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As registration approaches, new courses have been introduced that span the academic divisions and offer something different for students. Here is just a small sampling of the options for Spring 2017:

The Middle East in Graphic Novels: History, Politics and the Tragic Comic | History
This class, taught by Visiting Assistant Professor of History Pheroze Unwalla, explores graphic novels with a focus on their representation of Middle Eastern history, people and politics. Among other texts, students read Craig Thompson's Habibi and Joe Sacco's Footnotes in Gaza. The goal is to facilitate discussion about the evolution of the graphic novel as a medium by balancing topics such as the fraught history of visually representing the Middle East, as well as the challenges and opportunities graphic novels present for understanding the region.

Music and Diplomacy | Music
Beth Szczepanski, visiting assistant professor of music, will teach this course with the aim of exploring the exchange of musical performances and ideas that reach across national borders with the hope of building political influence. Students will consider the theory and practice of cultural diplomacy in several historical and geographical contexts, focusing particularly on the rise of state-sponsored musical diplomacy between the United States and Soviet Union during the Cold War. The course will also examine the recent renewal of efforts to use musical diplomacy as a form of soft power to be leveraged in gaining political capital in an increasingly consumer-driven global cultural landscape.

Natural Language Processing | Computer Science
In spite of decades of work trying to change the fact, computers are poor conversationalists. In this course with Assistant Professor of Computer Science Andy Exley, students look at the computational techniques developed in an attempt to enable computers to interpret and respond appropriately to ideas expressed using natural languages (like English or French) as opposed to coded languages (like Python or C++). Students will discuss topics such as signal analysis, parsing, semantic analysis, machine translation, dialogue systems and statistical methods in speech recognition.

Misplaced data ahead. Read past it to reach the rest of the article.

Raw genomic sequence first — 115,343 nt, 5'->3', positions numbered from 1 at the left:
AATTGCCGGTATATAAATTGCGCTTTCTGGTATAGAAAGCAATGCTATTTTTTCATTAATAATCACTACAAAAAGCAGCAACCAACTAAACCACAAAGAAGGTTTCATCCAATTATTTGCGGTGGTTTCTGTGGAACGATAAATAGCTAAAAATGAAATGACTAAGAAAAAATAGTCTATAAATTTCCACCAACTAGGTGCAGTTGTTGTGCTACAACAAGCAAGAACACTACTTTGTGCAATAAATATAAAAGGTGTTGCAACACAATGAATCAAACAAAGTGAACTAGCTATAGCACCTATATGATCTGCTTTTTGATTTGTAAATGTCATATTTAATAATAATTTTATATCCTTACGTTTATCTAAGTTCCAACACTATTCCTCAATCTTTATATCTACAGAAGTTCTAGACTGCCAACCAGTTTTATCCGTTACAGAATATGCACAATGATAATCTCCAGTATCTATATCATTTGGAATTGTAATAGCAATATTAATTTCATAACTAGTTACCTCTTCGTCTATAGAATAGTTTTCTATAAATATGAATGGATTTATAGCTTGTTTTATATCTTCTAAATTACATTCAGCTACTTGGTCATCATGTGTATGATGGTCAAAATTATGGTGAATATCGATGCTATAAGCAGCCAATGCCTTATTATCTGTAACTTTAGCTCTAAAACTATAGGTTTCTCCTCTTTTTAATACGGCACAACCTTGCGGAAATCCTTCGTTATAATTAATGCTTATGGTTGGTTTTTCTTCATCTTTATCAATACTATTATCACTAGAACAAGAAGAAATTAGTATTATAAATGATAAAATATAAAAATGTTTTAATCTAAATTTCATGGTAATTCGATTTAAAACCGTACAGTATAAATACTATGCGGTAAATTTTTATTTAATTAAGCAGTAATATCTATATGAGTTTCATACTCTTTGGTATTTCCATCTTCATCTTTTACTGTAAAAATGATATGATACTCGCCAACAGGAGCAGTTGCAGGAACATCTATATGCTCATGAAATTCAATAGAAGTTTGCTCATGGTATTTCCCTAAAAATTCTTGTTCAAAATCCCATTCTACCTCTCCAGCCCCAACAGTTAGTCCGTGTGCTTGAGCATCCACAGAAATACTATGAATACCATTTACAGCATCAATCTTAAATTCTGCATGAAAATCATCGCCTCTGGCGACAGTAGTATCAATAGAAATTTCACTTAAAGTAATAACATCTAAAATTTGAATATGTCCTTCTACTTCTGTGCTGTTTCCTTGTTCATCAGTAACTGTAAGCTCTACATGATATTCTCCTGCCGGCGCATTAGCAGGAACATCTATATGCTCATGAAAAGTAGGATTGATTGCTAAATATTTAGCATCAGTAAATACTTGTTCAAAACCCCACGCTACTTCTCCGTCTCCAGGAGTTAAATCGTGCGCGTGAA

Thinking Digitally: Data and Culture | Interdisciplinary Studies
An interdisciplinary course led by Associate Professor of English and General Studies Sharon Alker, Assistant Professor of German Studies and Environmental Humanities Emily Jones and Director of Instructional and Learning Technology David Sprunger, Thinking Digitally interrogates the information, machines and systems that structure our lives, using the Whitman campus and Walla Walla Community as both a source of materials and as a laboratory. Students work collaboratively to design critical research questions that can be answered using digital tools. They also investigate practical, ethical, intellectual, creative and critical interactions between the digital and non-digital worlds through text manipulation, data visualization and storytelling.

Disorders of the Immune System | Biology
Taught by visiting assistant professor of biology Matt Craig, this course will cover the molecular and cellular origins, as well as the public health implications, of disorders associated with the immune system. The human immune system possesses a remarkable ability to distinguish between biological material. This evolutionary adaptation enables the recognition of and response to foreign pathogens while tolerating host-derived molecules, commensal organisms and innocuous environmental exposures. However, when this biological system of checks and balances fails, a variety of immune-mediated diseases can develop. Students will discuss primary and acquired immunodeficiency, autoimmunity, allergy/hypersensitivity and cancers of the immune system, among other topics.